aka Nosferatu: a Symphony of Terror; The Twelfth Hour
(Nosferatu – Eine Symphonie des Grauens)
Director – Friedrich Wilhelm Murnau, Screenplay – Henrik Galeen, Based [uncreditedly] on the Novel Dracula by Bram Stoker, Photography (b&w) – Gunter Krampf & Arno Wagner, Art Direction – Albin Grau. Production Company – Prana Film
Max Schreck (Graf Orlok), Gustav von Waggenheim (Johannes Hutter), Greta Schroeder-Matray (Ellen Hutter), Alexander Granach (Knock), Joh Gottowt (Professor Bulwer)
1838 in the peaceful German town of Bremen. Real-estate agent Johannes Hutter is asked to travel to Transylvania to sell a property to Count Graf Orlok. Leaving his wife Ellen, Johannes travels through the haunted Carpathian mountains to the castle of the rat-like Orlok. Once there, Orlok makes Johannes his prisoner and drinks his blood. As Orlok departs for Bremen aboard the ship Demeter, Johannes tries to make an escape and return to save Ellen before she falls under Orlok’s influence and the town is overcome by his plague.
Nosferatu is possibly the most amazing of all vampire films. This is so for several reasons. It is not simply because Nosferatu was the very first vampire film. Nor is it because it survives today despite a lawsuit by Bram Stoker’s widow over its uncredited and outright theft of the plot of Dracula (1897), a suit that ended with an order for all prints of the film to be destroyed. (Luckily for us they weren’t). Nosferatu amazes most of all because it was – at least until Francis Ford Coppola’s Bram Stoker’s Dracula (1992) – the most cinematic of all vampire films.
Nosferatu is a surprisingly faithful adaptation of Dracula (or at least of the first quarter of Dracula). Unlike any other adaptation of the novel, more than two-thirds of the story is taken up by the journey to Transylvania. It is the way that director F.W. Murnau launches into the story that takes one’s breath away. The horrors in the book are about something emerging from the repressions of British rationalism. On the other hand, F.W. Murnau creates a film that gives the sense that it has wholly abandoned rationalism and entered into the world of a dark, inverted fairytale.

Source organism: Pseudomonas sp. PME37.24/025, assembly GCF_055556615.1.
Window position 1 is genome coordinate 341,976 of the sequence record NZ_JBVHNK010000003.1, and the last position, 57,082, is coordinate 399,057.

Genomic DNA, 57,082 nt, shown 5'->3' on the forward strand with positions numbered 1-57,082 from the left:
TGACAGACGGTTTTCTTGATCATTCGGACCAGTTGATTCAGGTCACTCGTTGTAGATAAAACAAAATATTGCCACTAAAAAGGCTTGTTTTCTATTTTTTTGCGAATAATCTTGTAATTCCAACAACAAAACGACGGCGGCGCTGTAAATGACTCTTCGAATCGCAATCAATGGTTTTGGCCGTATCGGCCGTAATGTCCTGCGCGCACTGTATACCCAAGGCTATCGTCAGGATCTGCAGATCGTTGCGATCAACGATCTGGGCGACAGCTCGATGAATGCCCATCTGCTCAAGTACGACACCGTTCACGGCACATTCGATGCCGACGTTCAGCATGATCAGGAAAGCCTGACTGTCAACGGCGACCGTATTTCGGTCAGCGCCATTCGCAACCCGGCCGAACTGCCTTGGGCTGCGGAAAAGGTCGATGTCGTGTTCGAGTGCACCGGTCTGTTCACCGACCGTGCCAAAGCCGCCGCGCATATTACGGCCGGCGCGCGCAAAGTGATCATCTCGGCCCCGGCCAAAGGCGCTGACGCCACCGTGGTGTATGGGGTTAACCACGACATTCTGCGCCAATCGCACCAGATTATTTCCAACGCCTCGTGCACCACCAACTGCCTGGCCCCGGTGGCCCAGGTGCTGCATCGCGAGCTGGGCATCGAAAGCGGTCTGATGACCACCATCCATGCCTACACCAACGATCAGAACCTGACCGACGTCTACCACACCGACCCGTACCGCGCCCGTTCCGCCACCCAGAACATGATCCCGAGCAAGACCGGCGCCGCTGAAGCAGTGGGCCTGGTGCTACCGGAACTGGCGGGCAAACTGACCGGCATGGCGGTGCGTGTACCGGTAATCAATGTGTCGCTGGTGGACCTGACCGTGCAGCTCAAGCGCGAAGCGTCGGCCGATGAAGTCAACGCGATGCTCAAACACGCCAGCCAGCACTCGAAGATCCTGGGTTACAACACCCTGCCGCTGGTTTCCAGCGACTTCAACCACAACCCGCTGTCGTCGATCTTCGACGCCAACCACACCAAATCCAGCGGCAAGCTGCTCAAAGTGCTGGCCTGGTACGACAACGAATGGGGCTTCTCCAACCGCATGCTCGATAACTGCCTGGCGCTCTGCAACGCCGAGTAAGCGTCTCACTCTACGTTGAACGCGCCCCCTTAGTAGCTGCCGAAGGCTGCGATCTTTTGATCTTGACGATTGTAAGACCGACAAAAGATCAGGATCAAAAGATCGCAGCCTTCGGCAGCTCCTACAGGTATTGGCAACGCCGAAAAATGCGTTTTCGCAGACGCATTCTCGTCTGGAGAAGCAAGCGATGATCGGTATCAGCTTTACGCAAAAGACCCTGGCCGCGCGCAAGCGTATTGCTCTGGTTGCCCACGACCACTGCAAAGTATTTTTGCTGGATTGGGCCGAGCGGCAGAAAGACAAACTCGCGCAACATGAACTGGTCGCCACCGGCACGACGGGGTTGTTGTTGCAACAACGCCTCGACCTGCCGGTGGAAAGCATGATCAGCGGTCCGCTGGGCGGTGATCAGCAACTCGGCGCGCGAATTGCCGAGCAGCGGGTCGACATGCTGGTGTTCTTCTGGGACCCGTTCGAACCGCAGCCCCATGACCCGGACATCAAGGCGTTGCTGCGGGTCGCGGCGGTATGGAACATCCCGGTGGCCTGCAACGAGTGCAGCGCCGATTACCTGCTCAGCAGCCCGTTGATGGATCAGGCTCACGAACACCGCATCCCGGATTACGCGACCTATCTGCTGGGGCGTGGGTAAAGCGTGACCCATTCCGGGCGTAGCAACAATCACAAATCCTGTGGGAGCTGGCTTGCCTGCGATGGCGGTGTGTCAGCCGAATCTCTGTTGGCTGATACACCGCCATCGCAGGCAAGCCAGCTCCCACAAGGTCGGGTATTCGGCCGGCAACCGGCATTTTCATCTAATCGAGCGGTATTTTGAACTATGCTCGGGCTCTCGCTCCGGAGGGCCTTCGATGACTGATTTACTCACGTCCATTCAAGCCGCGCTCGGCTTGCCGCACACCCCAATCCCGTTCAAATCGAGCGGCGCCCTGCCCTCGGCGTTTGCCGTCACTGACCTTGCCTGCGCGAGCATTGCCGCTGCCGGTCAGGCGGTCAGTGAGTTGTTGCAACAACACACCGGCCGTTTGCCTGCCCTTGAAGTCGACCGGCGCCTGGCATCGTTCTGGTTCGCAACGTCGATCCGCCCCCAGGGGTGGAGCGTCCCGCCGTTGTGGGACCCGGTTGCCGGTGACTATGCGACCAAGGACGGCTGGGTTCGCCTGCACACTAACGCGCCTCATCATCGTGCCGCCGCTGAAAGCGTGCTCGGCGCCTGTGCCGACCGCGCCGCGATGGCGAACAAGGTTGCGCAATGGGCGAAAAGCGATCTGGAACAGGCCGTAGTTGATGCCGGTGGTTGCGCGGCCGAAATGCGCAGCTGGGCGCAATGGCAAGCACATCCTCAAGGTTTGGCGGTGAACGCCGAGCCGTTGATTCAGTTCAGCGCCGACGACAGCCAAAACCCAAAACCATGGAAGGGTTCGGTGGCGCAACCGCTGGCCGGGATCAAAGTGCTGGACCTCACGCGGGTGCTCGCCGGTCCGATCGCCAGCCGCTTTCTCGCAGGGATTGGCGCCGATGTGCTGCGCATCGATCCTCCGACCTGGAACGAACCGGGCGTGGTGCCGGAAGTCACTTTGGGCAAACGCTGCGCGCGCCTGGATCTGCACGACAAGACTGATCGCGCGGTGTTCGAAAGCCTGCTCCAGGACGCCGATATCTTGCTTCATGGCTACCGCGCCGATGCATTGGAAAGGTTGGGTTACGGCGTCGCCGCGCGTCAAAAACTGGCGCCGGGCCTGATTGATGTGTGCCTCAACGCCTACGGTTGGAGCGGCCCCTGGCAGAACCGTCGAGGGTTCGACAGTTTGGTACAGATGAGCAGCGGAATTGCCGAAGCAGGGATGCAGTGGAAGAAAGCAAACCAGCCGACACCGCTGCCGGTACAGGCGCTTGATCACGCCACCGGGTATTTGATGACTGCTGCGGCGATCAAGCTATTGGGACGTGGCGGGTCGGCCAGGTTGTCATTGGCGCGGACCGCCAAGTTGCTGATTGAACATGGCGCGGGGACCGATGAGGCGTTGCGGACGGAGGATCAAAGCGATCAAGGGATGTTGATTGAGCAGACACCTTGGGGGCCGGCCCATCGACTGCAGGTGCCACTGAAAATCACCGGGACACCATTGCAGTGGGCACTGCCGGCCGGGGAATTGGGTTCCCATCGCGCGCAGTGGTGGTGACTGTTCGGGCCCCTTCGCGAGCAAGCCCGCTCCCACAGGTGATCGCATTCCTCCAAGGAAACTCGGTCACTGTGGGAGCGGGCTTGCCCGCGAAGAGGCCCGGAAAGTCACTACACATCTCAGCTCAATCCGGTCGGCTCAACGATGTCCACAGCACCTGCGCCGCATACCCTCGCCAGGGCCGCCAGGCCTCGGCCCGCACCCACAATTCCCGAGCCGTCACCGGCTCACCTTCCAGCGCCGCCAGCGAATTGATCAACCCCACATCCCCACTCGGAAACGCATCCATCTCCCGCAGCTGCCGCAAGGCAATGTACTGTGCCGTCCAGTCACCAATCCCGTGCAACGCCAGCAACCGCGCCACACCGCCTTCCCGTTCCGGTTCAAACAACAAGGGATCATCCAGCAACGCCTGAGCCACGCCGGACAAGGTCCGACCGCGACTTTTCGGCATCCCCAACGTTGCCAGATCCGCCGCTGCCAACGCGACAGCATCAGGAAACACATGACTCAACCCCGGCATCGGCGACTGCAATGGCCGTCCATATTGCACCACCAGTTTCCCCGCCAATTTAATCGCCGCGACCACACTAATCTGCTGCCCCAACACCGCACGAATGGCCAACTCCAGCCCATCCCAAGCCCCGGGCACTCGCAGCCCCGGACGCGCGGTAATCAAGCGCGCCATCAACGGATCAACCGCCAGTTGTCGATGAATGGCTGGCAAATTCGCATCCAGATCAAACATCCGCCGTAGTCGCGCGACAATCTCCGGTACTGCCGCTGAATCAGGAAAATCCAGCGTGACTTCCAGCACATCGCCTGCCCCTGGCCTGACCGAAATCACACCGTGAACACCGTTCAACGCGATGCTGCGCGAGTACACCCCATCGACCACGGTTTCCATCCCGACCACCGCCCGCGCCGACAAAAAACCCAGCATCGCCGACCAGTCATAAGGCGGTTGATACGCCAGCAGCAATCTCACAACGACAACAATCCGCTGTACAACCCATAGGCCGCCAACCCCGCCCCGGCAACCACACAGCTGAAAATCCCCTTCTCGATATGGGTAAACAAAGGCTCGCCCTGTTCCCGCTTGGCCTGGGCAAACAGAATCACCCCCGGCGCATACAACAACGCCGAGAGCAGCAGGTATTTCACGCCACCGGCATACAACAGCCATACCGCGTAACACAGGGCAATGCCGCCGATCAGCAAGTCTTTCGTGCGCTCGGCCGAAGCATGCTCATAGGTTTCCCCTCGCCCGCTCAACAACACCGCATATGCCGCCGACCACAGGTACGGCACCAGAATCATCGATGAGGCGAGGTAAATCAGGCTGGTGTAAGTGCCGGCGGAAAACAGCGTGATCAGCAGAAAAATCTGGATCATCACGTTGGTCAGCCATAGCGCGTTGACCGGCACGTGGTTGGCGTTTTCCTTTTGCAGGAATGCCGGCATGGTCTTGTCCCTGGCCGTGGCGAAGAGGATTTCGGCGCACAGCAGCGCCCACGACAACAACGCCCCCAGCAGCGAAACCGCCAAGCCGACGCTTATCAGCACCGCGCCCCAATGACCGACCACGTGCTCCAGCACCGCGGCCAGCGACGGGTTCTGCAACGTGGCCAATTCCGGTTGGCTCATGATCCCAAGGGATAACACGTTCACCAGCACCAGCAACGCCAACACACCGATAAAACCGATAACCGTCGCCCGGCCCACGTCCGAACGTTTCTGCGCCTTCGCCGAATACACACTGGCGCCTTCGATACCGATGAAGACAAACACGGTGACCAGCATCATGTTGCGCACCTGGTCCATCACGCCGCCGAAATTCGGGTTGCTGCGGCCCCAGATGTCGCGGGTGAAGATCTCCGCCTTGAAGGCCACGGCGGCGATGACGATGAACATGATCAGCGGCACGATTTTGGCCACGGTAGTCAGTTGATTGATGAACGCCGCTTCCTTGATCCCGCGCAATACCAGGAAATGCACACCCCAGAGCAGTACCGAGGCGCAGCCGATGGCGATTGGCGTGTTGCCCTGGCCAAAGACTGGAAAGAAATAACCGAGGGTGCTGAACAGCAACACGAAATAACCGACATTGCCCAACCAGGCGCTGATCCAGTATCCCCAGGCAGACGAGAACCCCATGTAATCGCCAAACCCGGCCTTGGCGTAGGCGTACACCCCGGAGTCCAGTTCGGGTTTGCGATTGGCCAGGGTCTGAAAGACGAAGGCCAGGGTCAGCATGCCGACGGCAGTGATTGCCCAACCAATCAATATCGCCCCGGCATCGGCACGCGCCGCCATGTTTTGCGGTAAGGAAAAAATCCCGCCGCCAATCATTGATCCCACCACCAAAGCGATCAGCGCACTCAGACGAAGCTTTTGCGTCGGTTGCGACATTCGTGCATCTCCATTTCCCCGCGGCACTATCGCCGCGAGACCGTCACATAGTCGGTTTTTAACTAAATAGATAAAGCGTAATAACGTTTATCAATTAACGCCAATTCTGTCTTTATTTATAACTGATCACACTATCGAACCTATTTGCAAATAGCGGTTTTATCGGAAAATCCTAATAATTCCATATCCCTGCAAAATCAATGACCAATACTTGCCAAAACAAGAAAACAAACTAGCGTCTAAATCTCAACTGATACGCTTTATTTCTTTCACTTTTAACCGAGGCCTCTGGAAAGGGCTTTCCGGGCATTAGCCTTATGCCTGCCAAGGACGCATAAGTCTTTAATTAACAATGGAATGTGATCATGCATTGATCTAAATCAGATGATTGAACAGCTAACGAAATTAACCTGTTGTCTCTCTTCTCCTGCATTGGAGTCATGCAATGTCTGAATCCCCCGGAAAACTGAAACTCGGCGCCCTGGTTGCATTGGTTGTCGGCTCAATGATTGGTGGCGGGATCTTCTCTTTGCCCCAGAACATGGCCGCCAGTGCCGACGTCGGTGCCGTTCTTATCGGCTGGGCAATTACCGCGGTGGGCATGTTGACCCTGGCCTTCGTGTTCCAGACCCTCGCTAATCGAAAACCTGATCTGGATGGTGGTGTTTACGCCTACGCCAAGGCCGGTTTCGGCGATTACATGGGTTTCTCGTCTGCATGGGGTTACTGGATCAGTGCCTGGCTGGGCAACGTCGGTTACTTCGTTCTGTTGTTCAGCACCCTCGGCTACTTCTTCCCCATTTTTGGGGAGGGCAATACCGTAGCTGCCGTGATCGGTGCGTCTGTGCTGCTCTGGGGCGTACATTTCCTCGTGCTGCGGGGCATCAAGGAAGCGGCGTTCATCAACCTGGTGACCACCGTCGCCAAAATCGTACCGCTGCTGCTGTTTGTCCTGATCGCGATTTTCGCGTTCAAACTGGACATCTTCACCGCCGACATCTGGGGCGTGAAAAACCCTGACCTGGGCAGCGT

Murnau drops some of Bram Stoker’s wilder visions from the Transylvania section – Jonathan’s seduction by Dracula’s wives, the image of Dracula crawling down the wall – but his own images are remarkable and his Transylvanian sequences have a far more eerie sense of the otherworldly than Stoker achieved. There is the visit to an inn whose inhabitants are steeped in peasant superstition, while outside a prowling wolf scares horses away. When the coach drops Johannes at the bridge, the driver eerily warns “beyond lies the Land of Phantoms”. The sense of crossing the bridge has the feeling of leaving one world for another, a fact confirmed moments later by the appearance of the black coach where even the rider and horse come swaddled in black.
The most striking feature of Nosferatu is Dracula/Orlok, played by Max Schreck in a fascinatingly crepuscular performance – made up with a rat-like face with bald head, protruding ears, exaggerated eyebrows, two protruding front teeth and a spindly gait where Schreck wears a long black mandarin coat and keeps his arms and long fingernails hunched in front of him by his side. F.W. Murnau accompanies Max Schreck’s appearance with a wild bag of fantastic tricks – doors opening of their own accord, ownerless shadows creeping up stairways and opening doors, the intensely weird image of Schreck rising from his coffin straight as a board and creepy title cards like [in reference to a miniature of Ellen]: “Is this your wife? What a pretty throat.”
Classically, Bram Stoker associated the vampire with a sense of sexual repression that lurked beneath the outward manneredness of Victorian propriety. In Nosferatu, the imagery focuses on death rather than seduction. Dracula/Orlok appears surrounded by rats and even looks like one himself, while his arrival in Bremen is as though he were the Black Plague. The nearest Nosferatu gets to Stoker’s metaphors is the contrast made between the dark blight that Dracula represents and the peaceful innocence of Bremen and Ellen/Mina – but this harkens more back to a purer, more fairy-tale like form of seduction. The film is richly aswim in metaphors – contrasts between Renfield and a Venus Flytrap; between a polyp and Orlok: “transparent, without substance, almost a phantom.” F.W. Murnau achieves much through striking crosscuts – between the earlier scenes with Johannes as Orlok’s victim and Ellen sleepwalking and between Orlok’s voyage aboard the Demeter, between Johannes’s return home and the waiting Ellen and the imprisoned Knock. The ending where Ellen traps Orlok by her bedside, allowing him to feed on her throat until he forgets the coming of daylight and fades away with the sunrise, is nothing short of visually stunning.